Here was his answer:

    “OK, that seems fair enough. The Yankees ranked 15th.”

    Oh, how the mighty have fallen. Last year in Baseball America’s 2008 Prospect Handbook the Red Sox ranked 2nd in the farm system talent rankings and the Yanks ranked 5th. I’m very surprised to see how low the two rank after last year’s rankings.

    Was it the bad years from Phil Hughes and Clay Buchholz that set the team’s ranking back so far? I’m sure it had a lot to do with it, but for both teams to go from top of the heap to middle of the road is surprising.”

    • 'The' Steve says:

      Apparently the poor showings by Hughes and IPK have left the BA writers feeling they bought into the Yankee hype on their pitchers and overvalued them as a result. Also, some of the better Yankee prospects are below AA so that will cause their ranking to fall as well.

      • 'The' Steve says:

        OK, that’s 5 times that I tried to link this, and the lovely spam filter we have here wont let me. Its from today’s ‘Sliding Into Home’ blog if anyone wants to look it up.

      • AndrewYF says:

        If BA writers are feeling ‘jilted’ because they ‘bought into Yankee hype’, then they should not have jobs.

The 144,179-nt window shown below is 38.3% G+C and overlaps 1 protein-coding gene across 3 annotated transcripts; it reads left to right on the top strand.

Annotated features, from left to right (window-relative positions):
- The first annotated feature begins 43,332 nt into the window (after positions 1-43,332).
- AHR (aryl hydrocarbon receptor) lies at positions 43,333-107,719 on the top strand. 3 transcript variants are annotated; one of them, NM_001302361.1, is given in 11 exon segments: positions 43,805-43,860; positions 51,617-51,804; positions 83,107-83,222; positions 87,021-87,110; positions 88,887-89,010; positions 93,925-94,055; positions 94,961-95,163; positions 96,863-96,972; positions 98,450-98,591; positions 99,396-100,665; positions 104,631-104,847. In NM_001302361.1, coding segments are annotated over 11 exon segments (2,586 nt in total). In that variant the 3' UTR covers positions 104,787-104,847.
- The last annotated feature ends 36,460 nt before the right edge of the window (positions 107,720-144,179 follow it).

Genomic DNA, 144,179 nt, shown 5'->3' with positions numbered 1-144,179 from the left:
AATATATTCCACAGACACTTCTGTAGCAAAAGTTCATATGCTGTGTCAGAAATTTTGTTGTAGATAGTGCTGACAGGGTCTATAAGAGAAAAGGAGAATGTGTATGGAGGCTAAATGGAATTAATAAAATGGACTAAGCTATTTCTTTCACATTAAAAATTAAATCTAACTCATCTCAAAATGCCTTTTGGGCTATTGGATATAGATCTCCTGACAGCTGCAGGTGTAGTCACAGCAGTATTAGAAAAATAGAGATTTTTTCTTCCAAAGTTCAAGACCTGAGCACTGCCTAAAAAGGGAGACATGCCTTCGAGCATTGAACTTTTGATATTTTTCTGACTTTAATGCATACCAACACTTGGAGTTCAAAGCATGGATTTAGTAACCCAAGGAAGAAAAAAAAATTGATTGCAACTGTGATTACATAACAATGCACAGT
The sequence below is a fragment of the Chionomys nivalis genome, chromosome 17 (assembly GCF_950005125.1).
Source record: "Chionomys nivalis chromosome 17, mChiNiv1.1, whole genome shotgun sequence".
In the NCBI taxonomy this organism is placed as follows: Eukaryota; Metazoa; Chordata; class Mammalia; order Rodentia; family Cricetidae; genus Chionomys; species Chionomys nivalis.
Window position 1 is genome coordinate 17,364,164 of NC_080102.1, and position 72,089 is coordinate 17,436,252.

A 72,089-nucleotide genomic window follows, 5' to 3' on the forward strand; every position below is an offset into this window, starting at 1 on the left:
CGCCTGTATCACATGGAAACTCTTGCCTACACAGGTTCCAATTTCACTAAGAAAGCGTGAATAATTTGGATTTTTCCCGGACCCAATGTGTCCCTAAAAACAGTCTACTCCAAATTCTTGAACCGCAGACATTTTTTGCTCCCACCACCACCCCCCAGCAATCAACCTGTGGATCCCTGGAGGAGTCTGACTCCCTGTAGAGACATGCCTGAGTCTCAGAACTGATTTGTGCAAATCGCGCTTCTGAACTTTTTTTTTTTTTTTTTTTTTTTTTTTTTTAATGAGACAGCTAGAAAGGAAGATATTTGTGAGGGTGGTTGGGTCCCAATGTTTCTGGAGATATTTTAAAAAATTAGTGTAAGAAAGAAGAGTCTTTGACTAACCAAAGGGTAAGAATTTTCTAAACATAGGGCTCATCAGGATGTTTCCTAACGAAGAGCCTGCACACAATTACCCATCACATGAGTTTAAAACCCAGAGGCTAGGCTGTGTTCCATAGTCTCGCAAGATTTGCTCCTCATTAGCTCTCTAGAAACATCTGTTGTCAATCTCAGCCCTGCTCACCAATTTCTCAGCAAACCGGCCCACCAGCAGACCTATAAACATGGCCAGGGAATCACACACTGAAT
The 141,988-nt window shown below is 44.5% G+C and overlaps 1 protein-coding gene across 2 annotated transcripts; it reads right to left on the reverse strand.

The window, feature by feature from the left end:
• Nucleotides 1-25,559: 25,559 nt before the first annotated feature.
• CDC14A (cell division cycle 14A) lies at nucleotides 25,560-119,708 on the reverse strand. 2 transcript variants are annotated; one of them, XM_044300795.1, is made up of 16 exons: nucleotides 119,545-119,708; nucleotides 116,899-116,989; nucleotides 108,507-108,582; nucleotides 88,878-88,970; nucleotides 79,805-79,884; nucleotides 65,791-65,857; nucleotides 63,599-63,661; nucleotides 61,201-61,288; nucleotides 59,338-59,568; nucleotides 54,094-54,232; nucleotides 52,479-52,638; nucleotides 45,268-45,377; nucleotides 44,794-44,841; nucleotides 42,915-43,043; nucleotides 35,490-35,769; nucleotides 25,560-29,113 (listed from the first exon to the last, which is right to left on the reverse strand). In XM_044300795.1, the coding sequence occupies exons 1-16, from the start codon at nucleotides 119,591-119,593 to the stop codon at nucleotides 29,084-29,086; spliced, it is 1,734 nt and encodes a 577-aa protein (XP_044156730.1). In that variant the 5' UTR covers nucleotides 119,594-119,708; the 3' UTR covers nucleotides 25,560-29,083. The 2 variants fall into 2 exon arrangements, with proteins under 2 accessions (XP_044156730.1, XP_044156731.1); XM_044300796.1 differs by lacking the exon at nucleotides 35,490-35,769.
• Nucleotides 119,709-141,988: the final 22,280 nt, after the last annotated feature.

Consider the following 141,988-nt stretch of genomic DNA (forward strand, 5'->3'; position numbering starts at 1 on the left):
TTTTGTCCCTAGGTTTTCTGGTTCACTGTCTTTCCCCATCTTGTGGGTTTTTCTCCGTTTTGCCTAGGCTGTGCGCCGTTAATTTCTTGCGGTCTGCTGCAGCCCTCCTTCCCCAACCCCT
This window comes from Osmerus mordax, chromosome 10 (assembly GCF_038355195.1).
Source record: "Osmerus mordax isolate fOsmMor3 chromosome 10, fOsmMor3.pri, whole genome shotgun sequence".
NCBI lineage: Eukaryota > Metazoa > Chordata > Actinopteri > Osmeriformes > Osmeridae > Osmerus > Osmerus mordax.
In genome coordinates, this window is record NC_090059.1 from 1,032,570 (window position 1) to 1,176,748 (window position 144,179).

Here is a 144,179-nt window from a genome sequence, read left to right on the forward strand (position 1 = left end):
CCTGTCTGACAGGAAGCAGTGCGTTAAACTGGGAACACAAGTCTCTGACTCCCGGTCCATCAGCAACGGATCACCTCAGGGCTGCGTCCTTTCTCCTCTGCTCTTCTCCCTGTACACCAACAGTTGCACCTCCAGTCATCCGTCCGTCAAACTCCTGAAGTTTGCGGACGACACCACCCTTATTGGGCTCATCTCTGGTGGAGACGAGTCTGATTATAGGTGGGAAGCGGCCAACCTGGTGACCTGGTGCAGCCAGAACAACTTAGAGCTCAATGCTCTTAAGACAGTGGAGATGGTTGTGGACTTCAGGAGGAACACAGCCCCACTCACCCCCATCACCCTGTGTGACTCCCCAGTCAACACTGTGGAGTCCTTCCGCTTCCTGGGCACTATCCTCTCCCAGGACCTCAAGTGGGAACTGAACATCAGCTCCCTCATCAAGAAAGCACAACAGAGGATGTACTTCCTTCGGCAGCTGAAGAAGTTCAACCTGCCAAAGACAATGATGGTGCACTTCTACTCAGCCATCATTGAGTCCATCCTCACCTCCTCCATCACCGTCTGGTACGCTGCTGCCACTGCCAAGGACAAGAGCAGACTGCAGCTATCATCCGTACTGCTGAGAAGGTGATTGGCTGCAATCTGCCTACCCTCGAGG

The Yankees and Red Sox simply graduated a lot of talent this year. Most of their systems are now in the lower levels.

        • 'The' Steve says:

          I said that because I remember seeing a quote from one of them (Callis?) saying “We definitely overrated some of their previous guys.” So that makes this look like a reaction in the other direction. And I agree, it makes them look bad if EITHER is true, if they overrate or underrate. It makes them look reactionary and lacking an impartial approach.

          Lets be honest, a big part of this stuff is a beauty contest. Some scouts value some skills more than others, and then you have other players who most scouts don’t like, who do nothing but produce at every level. BA is a good site because they have an aggregate of scouts with different approaches, which should correct for this kind of stuff. But maybe the zeitgeist over there is overriding that nowadays. Again, if true it makes them look bad.

  13. 'The' Steve says:

    “Olney reports several teams are concerned about Ben Sheets’ medical reports; however, it’s his shoulder, not his elbow, that’s worrisome.”

    http://www.mlbtraderumors.com/.....est-p.html

    I’m so smart.

    Actually, elbows generally don’t show up on MRIs from what little I know. So this doesn’t surprise me one bit. Also, given how much Girardi loves Sheets, this goes a long way to explaining the Yanks lack of interest in him.

    Someone will give him a 1 year 10 mil “show me your healthy” deal with a club option or two if the deal pays off. But this should put the Sheets stuff to rest for the Yanks. We have enough injury prone pitchers (Burnett/Hughes) in the mix as it is. We don’t need a repeat of 2008.

  14. LeftyLarry says:

    If Yankees won every year, I could see the problem.We haven’t won a series in ages.
    Not like anything has changed.When I was a wee lad, YAnkees traded 3 mediocre players to get a rising young Roger Maris from K.C. and that was going to end Baseball as we knew it.
    Damn YANKEES.